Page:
isiting her , Nelle Cain enter-
aincd about thirty-five of our
oung people. The evening was
nest pleasantly spent in games
ind music. Elegant refresh
ments were served.
Maud Graham entertained at a
ccnsington on last Friday after-
loon in honor of Miss Wetherald
f Hebron , and Mrs. W. A.
Stuart of Okmulgee , I. T. A
pecial feature of the occasion
'as the musical numbers , piano
elections being rendered by
Misses Graham and Schoenheit
ind vocal selections by Miss Roth-
enberger of Leavenworth. Dainty
refreshments were served and the
ifternoon was very pleasantly
spent by a large number of guests.
What the Moon Saw.
One of the summer maids who
s visiting one of our society
girls was sitting in Henry
Smith's park with a legal youth
Sunday night. The girl was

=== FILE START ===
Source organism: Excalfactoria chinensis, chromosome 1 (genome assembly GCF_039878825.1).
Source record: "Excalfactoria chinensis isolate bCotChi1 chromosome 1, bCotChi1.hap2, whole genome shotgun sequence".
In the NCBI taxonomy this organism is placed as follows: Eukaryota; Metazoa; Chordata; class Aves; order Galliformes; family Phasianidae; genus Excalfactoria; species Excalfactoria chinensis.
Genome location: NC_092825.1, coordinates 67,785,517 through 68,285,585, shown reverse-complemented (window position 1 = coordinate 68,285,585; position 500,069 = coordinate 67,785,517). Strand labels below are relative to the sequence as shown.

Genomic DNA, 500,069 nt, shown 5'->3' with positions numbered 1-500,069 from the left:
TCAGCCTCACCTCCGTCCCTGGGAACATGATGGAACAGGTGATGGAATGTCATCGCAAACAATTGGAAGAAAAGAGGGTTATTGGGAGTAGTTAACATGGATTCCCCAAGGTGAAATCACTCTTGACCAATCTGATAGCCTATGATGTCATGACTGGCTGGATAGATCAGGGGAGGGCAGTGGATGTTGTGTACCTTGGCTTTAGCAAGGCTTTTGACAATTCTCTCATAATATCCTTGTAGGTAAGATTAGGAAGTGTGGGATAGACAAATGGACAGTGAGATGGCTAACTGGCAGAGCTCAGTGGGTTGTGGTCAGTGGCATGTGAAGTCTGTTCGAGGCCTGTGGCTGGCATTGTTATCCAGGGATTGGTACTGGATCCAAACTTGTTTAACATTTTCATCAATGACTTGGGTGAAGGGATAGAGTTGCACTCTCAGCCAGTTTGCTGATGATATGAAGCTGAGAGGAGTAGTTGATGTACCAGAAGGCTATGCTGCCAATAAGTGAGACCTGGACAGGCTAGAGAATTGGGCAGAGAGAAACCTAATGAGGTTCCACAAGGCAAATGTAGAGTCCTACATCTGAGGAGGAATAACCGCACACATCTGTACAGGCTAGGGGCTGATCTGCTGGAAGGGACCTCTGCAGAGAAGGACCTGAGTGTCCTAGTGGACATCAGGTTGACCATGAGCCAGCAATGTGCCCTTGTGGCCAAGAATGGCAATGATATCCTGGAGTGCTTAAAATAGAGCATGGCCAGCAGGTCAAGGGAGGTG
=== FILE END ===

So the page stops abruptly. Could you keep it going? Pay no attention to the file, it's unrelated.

singing , in a low , rich contralto ,
'draw me nearer , " and the man
n the moon knows the youth
was obedient. ( This is no joke. )
Falls City Humane Society.
Falls City has organised n
ocal humane society with the
following officers : H. C. Davis ,
president ; Rev. E. E. Haskins ,
vice president ; Mrs. Ida Ran
som , secretary--treasurer. C
Hershey was elected humane
officer. Suitable by-laws were
adopted and the membership fee
placed at fifty cents per annum
No doubt much good work will
be accomplished.
Destroyed the Fish.
On Tuesday when Geo. Abbott
made a visit to Crystal lake , tin
artificial body of water on hit
place northwest of the city , he
found the banks strewn wit !
dead fish , including hundreds o
the fine large catfish and crop
pies with which the lake ha <
been stocked. All indication ;
point to the fact that the lak <
had been visited during the nigh
by a party or parties unknowr
and that dynamite or other mean
had been used to destroy the fish
Mr. Abbott is justly incensed a
the outrage and offers a rewan
of $25 for the arrest and convic
tion of the offenders. A stric
watch will be kept in the futun
and it will be a sorry day for thi
vandal , should he be caught it
the act of again attempting ti
molest the fish in Crystal lake.
Henry Patterson was dowi
from Humboldt township on busi
ness Wednesday.
WHAT PUBLIC SPIRIT HAS DONE FOR FALLS CITY
o'-
* . . .